AP

The AP Interview: Ukraine FM aims for February peace summit

Dec 26, 2022, 10:46 AM | Updated: Dec 28, 2022, 10:34 am

Ukraine's Foreign Minister Dmytro Kuleba talks during an interview with The Associated Press in Kyi...

Ukraine's Foreign Minister Dmytro Kuleba talks during an interview with The Associated Press in Kyiv, Ukraine, Monday, Dec. 26, 2022. (AP Photo/Efrem Lukatsky)

(AP Photo/Efrem Lukatsky)

KYIV, Ukraine (AP) — Ukraine’s foreign minister said Monday that his nation wants a summit to end the war but he doesn’t anticipate Russia taking part, a statement making it hard to foresee the devastating invasion ending soon.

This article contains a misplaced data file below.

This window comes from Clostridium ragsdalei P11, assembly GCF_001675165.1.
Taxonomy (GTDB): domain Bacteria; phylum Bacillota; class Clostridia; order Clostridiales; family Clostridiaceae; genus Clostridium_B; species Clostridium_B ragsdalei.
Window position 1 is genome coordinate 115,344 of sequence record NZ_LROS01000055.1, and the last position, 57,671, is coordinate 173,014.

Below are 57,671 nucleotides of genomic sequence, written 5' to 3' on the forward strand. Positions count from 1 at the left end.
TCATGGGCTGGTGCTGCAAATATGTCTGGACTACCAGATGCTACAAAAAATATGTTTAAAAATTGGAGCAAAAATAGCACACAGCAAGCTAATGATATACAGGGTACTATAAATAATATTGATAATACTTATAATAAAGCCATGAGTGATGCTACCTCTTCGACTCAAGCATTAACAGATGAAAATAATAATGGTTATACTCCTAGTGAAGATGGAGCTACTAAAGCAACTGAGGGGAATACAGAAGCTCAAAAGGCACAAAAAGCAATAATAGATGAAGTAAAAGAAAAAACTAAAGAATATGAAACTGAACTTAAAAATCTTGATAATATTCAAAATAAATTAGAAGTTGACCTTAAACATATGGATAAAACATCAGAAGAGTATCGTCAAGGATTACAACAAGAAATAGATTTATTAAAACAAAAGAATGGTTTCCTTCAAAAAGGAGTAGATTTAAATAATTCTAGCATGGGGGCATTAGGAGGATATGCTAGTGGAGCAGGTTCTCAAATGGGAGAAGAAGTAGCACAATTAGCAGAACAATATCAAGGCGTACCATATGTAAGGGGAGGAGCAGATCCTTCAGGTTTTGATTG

Ukrainian Foreign Minister Dmytro Kuleba told The Associated Press that his government wants a “peace” summit within two months at the United Nations with Secretary-General António Guterres as mediator.

The U.N. gave a very cautious response.

“As the secretary-general has said many times in the past, he can only mediate if all parties want him to mediate,” U.N. associate spokesperson Florencia Soto Nino-Martinez said Monday.

Kuleba said Russia must face a war-crimes tribunal before his country directly talks with Moscow. He said, however, that other nations should feel free to engage with Russians, as happened before a grain agreement between Turkey and Russia.

The AP interview offered a glimpse at Ukraine’s vision of how the war with Russia could one day end, although any peace talks would be months away and highly contingent on complex international negotiations.